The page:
Rep. Brad Sherman (D-CA) issued scathing criticism of US policy toward the regime over the last 20 years during a House Foreign Affairs Committee hearing on the issue.
In attendance were two witnesses -- Susan Thornton, acting assistant secretary of state for East Asian and Pacific Affairs, and Marshall Billingslea, assistant secretary of the Treasury for terrorism and financial intelligence.
|This EPA file photo shows Rep. Brad Sherman. (Yonhap)|
"Folks, I've been coming to this room for 20 years and not much has changed," Sherman said, after Thornton acknowledged there was "no understanding" with Beijing on the Pyongyang-Tehran direct flights that stop to refuel in China and could be carrying nuclear weapons.
"For 20 years, administrations have been coming here and telling me that we don't have to make any concessions to North Korea, we don't have to do anything that would make any single American company upset, and we're going to make the American people safe," he said.
"But the fact is, that North Korea's real GDP has grown 50 percent in the last 20 years."
Sherman lamented the fact that increasing levels of economic sanctions have had little effect on curbing North Korea's nuclear and ballistic missile programs.
"I hear that we're going to have unprecedented sanctions, which means that we found a few more companies to sanction just as they've invented a few more companies and created them. Whether we can list them faster than they can create them, I don't know," he said.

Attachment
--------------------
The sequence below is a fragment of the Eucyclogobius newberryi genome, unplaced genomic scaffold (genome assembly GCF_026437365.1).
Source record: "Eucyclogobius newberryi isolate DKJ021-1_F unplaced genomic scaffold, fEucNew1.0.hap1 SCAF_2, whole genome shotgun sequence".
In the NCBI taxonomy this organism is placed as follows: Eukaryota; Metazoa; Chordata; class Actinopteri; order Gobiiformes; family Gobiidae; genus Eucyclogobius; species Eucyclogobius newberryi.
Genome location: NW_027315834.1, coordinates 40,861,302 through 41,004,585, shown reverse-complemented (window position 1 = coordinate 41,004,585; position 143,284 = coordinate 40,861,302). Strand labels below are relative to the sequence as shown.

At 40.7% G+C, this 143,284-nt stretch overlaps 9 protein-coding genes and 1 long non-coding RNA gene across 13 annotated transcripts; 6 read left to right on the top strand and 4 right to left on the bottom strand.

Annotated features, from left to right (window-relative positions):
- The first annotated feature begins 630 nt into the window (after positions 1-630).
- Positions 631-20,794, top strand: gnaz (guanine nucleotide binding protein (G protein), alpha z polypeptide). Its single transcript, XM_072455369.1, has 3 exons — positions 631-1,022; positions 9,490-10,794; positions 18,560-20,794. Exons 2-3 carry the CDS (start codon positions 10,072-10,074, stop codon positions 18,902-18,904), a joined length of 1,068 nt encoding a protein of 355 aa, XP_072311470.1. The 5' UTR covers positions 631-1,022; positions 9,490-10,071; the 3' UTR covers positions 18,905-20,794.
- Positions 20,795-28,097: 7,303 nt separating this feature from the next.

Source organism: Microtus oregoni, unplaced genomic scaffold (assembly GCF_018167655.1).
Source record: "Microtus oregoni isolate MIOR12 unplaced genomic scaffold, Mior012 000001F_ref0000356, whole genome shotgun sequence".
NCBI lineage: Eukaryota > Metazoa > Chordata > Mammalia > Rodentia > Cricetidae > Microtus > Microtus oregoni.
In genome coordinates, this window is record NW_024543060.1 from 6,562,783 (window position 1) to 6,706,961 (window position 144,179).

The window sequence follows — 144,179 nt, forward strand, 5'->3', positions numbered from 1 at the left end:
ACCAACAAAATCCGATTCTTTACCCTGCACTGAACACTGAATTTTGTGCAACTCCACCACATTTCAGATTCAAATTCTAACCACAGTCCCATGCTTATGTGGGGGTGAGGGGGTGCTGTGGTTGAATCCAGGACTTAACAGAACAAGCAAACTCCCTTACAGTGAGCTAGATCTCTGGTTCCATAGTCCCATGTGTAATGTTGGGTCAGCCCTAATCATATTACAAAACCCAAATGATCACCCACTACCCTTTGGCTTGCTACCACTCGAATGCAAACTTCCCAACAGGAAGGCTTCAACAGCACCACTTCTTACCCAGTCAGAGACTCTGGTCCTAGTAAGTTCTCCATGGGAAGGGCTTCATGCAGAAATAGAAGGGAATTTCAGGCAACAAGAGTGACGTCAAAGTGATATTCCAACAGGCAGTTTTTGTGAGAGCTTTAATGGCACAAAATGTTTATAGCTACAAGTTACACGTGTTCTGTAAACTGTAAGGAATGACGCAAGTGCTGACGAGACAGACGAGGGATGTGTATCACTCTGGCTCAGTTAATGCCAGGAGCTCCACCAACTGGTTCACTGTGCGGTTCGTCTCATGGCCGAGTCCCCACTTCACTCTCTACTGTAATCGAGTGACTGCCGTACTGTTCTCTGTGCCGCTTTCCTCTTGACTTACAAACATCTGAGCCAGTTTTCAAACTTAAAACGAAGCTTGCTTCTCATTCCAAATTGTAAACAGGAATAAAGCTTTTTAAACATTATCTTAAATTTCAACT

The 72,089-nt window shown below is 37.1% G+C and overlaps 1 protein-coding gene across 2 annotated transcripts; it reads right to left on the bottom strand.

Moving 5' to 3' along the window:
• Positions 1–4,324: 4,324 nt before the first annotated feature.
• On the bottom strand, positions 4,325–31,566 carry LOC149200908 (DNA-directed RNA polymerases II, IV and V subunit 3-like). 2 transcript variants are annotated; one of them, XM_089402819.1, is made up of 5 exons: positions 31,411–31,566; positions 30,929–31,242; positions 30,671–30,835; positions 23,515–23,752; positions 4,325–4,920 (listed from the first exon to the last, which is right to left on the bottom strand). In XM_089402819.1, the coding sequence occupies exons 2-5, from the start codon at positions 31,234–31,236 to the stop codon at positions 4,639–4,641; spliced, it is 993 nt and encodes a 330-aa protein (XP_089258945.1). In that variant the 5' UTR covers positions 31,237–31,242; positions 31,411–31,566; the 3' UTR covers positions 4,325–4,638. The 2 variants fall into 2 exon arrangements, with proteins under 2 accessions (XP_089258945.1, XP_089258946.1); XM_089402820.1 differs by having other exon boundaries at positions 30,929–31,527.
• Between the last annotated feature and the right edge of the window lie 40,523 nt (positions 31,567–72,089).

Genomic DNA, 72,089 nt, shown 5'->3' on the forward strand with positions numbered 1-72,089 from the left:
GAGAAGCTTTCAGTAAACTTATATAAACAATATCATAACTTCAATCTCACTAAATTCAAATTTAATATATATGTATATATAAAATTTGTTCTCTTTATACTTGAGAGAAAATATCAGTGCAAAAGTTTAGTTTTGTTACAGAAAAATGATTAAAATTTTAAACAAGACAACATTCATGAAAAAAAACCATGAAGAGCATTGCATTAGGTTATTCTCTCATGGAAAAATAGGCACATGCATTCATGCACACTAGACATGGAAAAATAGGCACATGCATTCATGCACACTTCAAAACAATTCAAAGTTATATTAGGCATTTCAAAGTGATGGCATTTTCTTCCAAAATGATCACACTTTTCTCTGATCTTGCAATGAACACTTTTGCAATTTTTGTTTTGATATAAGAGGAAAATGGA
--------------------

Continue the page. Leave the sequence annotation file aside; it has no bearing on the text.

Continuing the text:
The lawmaker also expressed skepticism that going after North Korea's oil imports will solve the problem. In adopting new sanctions on Monday, the UN Security Council capped the country's imports of crude oil and refined petroleum products in a bid to stop their use in nuclear weapons and missile development.
"They use about the same amount of oil as 150 gas stations. That's less than there are on Ventura Boulevard. And of course, they can liquefy their coal and use that in lieu of oil," he said.
"There's never enough pressure on the North Korean regime to cause regime-threatening levels," Sherman added. "But while we haven't made the American people safer, we've met the political objectives here in the United States. We don't threaten China, even a little bit, with country sanctions because that would be politically difficult for the United States to do. We don't adopt reasonable objectives, like a freeze in the North Korean program, because that would be politically difficult to do."
North Korea conducted its sixth and most powerful nuclear test on Sept. 3, triggering another set of UN sanctions just a month after it was banned from exporting coal, iron and other key commodities for its two intercontinental ballistic missile tests in July. (Yonhap)